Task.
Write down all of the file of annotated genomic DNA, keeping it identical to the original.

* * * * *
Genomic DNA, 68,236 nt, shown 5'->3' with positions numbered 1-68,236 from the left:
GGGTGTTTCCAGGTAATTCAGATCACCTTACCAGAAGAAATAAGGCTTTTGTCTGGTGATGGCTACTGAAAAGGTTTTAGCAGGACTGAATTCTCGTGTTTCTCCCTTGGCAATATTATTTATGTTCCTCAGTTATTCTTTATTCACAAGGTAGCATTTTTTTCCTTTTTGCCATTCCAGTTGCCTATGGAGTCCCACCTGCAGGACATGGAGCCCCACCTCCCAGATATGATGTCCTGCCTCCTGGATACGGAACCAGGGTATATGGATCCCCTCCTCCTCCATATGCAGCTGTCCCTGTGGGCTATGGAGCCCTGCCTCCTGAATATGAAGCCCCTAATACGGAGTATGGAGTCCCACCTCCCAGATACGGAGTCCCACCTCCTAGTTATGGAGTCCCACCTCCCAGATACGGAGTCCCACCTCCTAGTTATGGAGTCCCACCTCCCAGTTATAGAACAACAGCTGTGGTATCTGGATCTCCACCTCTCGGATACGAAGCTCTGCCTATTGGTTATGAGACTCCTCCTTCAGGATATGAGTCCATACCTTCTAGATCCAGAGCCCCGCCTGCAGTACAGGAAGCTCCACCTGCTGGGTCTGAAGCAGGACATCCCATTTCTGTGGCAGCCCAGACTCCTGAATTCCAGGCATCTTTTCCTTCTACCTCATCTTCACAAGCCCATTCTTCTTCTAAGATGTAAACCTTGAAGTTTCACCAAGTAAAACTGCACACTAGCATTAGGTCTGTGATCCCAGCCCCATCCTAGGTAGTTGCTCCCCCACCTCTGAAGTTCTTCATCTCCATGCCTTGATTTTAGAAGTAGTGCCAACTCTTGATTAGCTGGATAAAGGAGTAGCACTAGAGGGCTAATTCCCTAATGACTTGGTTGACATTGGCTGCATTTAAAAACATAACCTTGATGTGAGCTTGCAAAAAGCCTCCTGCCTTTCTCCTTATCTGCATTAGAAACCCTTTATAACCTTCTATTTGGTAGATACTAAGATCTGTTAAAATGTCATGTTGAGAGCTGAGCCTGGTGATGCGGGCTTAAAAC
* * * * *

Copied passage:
Genomic DNA, 68,236 nt, shown 5'->3' with positions numbered 1-68,236 from the left:
GGGTGTTTCCAGGTAATTCAGATCACCTTACCAGAAGAAATAAGGCTTTTGTCTGGTGATGGCTACTGAAAAGGTTTTAGCAGGACTGAATTCTCGTGTTTCTCCCTTGGCAATATTATTTATGTTCCTCAGTTATTCTTTATTCACAAGGTAGCATTTTTTTCCTTTTTGCCATTCCAGTTGCCTATGGAGTCCCACCTGCAGGACATGGAGCCCCACCTCCCAGATATGATGTCCTGCCTCCTGGATACGGAACCAGGGTATATGGATCCCCTCCTCCTCCATATGCAGCTGTCCCTGTGGGCTATGGAGCCCTGCCTCCTGAATATGAAGCCCCTAATACGGAGTATGGAGTCCCACCTCCCAGATACGGAGTCCCACCTCCTAGTTATGGAGTCCCACCTCCCAGATACGGAGTCCCACCTCCTAGTTATGGAGTCCCACCTCCCAGTTATAGAACAACAGCTGTGGTATCTGGATCTCCACCTCTCGGATACGAAGCTCTGCCTATTGGTTATGAGACTCCTCCTTCAGGATATGAGTCCATACCTTCTAGATCCAGAGCCCCGCCTGCAGTACAGGAAGCTCCACCTGCTGGGTCTGAAGCAGGACATCCCATTTCTGTGGCAGCCCAGACTCCTGAATTCCAGGCATCTTTTCCTTCTACCTCATCTTCACAAGCCCATTCTTCTTCTAAGATGTAAACCTTGAAGTTTCACCAAGTAAAACTGCACACTAGCATTAGGTCTGTGATCCCAGCCCCATCCTAGGTAGTTGCTCCCCCACCTCTGAAGTTCTTCATCTCCATGCCTTGATTTTAGAAGTAGTGCCAACTCTTGATTAGCTGGATAAAGGAGTAGCACTAGAGGGCTAATTCCCTAATGACTTGGTTGACATTGGCTGCATTTAAAAACATAACCTTGATGTGAGCTTGCAAAAAGCCTCCTGCCTTTCTCCTTATCTGCATTAGAAACCCTTTATAACCTTCTATTTGGTAGATACTAAGATCTGTTAAAATGTCATGTTGAGAGCTGAGCCTGGTGATGCGGGCTTAAAAC